If you truly want to see what’s going on in your former country, get your tail in gear and fly back there, but don’t stay with your uppity friends and relatives in North Tehran: they are quite upset that women still have to wear scarves and that the dollars they'd like to take or send abroad cost almost 2000 tomans each these days! Visit the ordinary folks, the eighty percent who live and work in the fringes of big cities, in small towns, villages and farms. See the pride, vitality and determination in the faces of young and old, even among those whose rudimentary, supposedly below poverty level, lifestyles seem utterly unbearable for the likes of you. You might then judge for yourself if that is a desperate nation at the verge of collapse.
We are not here praising or hating the Iranian regime, rising in defense of its policies or condemning its leaders as incompetent tyrants. We are talking about the Iranian nation, some 75,000,000 citizens who call themselves Iranian, regardless of ethnic, religious or linguistic divisions among them.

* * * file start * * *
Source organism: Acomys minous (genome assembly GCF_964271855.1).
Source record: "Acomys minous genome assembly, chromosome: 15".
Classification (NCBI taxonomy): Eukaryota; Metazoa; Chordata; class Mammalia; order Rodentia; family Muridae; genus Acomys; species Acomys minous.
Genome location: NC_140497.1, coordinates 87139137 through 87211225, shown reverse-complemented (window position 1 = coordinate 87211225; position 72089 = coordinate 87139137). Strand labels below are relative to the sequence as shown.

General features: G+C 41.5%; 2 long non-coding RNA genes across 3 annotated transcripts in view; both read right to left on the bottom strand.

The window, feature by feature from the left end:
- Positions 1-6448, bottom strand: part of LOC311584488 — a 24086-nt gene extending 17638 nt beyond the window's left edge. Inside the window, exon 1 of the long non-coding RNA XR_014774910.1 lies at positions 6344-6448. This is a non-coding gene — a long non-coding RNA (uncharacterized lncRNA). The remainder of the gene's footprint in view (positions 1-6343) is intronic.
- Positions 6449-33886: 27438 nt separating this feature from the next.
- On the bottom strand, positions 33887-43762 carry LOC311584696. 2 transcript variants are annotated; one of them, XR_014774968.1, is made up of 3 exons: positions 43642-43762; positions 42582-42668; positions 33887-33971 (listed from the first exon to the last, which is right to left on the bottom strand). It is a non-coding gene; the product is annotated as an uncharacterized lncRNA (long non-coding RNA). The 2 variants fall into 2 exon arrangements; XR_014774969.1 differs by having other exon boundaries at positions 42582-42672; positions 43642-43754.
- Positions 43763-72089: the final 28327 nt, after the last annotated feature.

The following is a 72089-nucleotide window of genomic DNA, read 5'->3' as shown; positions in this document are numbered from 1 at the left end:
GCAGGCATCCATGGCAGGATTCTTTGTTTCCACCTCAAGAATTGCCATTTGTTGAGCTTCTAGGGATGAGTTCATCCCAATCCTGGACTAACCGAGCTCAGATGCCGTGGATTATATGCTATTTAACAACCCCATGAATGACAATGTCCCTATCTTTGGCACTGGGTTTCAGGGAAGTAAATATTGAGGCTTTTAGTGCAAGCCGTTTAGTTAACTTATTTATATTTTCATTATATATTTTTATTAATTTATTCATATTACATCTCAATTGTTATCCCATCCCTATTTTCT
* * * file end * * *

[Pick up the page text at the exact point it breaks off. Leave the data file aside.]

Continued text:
And for those who hate the Islamic Republic government of Iran to such an extent that they'd rather see a fragmented and disintegrated Iran than the continuation of the status quo, two points to consider:
1- Do you hate it because you are convinced it is so terrible; or, are you convinced it is terrible because you hate it for your own personal reasons?
2- What would you do to change things for the better, not for yourself or your own private interests, but for the Iranian nation? Just remember, you might call yourself an Iranian American or an Iranian whatever, but real Iranians live half a world away in Iran. It is not all about you or what you’d prefer; so please offer your suggestions with that in mind.
Finally, while you have your thinking cap on, try to come up with some suggestions to cure America’s own mind-boggling economic problems. Maybe one of the presidential candidates would choose you as his Chief Economic Advisor this November.
Kam Zarrabi is the
author of In Zarathushtra's Shadow and Necessary Illusion.He has conducted lectures and seminars on international affairs,
particularly in relation to Iran, with focus on US/Iran issues. Zarrabi's latest book is Iran, Back in Context.
More information about Mr. Zarrabi and his work is available at: intellectualdiscourse.com
Other recent articles by Kam Zarrabi:
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Iran Back In Context
Author: Kambiz Zarrabi
Kamran Zarrabi has just completed writing his memoirs of his 2011 trip to Iran. The manuscript called "Iran, Back in Context" also contains the accounts of several interviews with a broad cross section of people, photographs, and details of travels to remote areas of the country.